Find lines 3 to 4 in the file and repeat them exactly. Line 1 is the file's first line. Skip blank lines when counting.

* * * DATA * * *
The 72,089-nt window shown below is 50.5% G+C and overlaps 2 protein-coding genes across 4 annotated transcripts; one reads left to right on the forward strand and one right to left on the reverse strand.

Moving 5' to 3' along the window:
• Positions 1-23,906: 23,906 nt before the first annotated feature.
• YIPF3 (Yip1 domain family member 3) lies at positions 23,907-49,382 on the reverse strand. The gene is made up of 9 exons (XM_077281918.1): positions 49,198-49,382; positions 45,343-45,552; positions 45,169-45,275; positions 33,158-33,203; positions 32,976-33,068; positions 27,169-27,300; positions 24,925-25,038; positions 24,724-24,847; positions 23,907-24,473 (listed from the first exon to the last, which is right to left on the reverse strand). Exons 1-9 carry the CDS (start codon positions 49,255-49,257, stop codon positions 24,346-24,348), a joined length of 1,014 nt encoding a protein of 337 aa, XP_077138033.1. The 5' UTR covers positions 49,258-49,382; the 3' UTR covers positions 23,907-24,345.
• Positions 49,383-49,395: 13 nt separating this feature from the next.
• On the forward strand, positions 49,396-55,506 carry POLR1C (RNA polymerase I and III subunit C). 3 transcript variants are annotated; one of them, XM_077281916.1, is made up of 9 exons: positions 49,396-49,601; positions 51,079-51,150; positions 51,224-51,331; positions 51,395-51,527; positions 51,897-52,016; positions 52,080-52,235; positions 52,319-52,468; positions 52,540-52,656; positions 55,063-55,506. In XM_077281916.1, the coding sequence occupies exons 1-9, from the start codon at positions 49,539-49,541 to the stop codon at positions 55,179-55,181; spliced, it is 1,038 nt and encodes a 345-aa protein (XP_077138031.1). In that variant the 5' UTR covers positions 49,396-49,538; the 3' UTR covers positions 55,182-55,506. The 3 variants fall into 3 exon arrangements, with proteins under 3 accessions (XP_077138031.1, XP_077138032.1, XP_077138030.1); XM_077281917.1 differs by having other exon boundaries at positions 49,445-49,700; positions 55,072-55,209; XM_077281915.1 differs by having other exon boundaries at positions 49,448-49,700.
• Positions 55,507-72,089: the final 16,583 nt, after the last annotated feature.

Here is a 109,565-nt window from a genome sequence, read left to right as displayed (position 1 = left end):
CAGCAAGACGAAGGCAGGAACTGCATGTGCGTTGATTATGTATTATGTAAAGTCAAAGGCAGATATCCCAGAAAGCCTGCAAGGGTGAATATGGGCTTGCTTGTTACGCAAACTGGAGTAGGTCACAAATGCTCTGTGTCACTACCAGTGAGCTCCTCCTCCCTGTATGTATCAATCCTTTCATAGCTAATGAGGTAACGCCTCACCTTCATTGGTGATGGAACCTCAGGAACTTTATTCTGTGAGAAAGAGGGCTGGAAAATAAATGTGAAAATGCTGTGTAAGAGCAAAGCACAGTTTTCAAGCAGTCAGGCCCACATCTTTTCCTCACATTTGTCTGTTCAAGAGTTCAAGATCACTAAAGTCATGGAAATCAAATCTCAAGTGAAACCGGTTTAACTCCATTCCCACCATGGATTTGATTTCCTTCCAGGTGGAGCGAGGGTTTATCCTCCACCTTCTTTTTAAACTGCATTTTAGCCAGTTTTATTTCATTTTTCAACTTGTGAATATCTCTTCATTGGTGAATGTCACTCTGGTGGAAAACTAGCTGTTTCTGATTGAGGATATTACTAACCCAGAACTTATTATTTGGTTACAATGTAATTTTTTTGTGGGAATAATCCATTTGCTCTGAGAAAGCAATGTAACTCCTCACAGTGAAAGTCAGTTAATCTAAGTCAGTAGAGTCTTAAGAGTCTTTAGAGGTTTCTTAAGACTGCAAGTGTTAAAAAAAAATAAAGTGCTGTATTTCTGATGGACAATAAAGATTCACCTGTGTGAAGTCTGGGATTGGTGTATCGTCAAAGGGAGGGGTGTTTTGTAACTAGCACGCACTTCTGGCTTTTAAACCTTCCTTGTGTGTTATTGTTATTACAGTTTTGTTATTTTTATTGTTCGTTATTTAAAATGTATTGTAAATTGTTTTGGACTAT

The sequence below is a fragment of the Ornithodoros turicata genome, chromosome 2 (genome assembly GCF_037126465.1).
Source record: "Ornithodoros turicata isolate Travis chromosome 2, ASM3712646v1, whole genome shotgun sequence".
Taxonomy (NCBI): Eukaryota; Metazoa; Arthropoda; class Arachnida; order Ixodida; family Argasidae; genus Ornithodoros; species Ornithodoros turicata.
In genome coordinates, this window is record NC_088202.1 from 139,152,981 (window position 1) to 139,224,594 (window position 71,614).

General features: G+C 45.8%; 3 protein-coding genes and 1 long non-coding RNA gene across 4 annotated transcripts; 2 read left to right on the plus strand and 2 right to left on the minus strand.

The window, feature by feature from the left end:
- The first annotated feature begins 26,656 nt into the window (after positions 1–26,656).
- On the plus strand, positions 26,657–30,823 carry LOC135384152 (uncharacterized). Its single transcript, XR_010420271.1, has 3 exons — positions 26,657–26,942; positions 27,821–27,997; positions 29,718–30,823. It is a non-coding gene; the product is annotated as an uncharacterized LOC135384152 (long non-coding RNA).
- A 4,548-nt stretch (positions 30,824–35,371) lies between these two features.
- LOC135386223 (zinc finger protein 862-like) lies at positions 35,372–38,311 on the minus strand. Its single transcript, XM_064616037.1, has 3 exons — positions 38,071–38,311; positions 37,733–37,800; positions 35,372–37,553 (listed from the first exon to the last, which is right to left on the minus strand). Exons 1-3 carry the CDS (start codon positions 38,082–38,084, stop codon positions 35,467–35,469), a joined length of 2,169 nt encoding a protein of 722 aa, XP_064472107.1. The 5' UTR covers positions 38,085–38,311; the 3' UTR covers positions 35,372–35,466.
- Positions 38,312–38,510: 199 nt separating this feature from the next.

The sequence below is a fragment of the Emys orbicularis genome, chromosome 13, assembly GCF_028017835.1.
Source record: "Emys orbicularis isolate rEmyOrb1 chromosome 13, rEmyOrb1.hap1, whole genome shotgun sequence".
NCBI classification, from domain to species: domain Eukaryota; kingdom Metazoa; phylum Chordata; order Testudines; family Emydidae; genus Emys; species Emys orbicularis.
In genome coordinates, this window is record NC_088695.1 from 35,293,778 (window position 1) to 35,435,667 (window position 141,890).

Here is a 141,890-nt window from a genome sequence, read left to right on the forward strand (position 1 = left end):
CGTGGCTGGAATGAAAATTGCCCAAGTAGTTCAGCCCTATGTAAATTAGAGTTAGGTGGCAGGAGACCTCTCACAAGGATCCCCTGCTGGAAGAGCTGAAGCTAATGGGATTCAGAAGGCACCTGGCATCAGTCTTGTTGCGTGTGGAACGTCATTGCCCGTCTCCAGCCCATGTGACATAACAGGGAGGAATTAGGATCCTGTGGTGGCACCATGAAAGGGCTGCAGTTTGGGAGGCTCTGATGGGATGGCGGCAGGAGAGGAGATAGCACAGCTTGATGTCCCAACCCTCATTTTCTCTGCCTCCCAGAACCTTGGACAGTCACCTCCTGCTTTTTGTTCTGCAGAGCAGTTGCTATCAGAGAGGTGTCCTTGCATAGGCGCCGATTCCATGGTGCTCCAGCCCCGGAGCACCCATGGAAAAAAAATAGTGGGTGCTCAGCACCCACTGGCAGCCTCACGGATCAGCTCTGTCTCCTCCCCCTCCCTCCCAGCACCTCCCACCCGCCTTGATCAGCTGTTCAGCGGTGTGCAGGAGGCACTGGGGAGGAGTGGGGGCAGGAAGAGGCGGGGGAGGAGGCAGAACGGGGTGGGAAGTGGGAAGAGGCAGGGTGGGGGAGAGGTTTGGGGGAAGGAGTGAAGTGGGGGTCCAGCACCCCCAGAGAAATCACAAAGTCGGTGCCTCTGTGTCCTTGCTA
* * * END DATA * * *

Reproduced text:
• Positions 1-23,906: 23,906 nt before the first annotated feature.
• YIPF3 (Yip1 domain family member 3) lies at positions 23,907-49,382 on the reverse strand. The gene is made up of 9 exons (XM_077281918.1): positions 49,198-49,382; positions 45,343-45,552; positions 45,169-45,275; positions 33,158-33,203; positions 32,976-33,068; positions 27,169-27,300; positions 24,925-25,038; positions 24,724-24,847; positions 23,907-24,473 (listed from the first exon to the last, which is right to left on the reverse strand). Exons 1-9 carry the CDS (start codon positions 49,255-49,257, stop codon positions 24,346-24,348), a joined length of 1,014 nt encoding a protein of 337 aa, XP_077138033.1. The 5' UTR covers positions 49,258-49,382; the 3' UTR covers positions 23,907-24,345.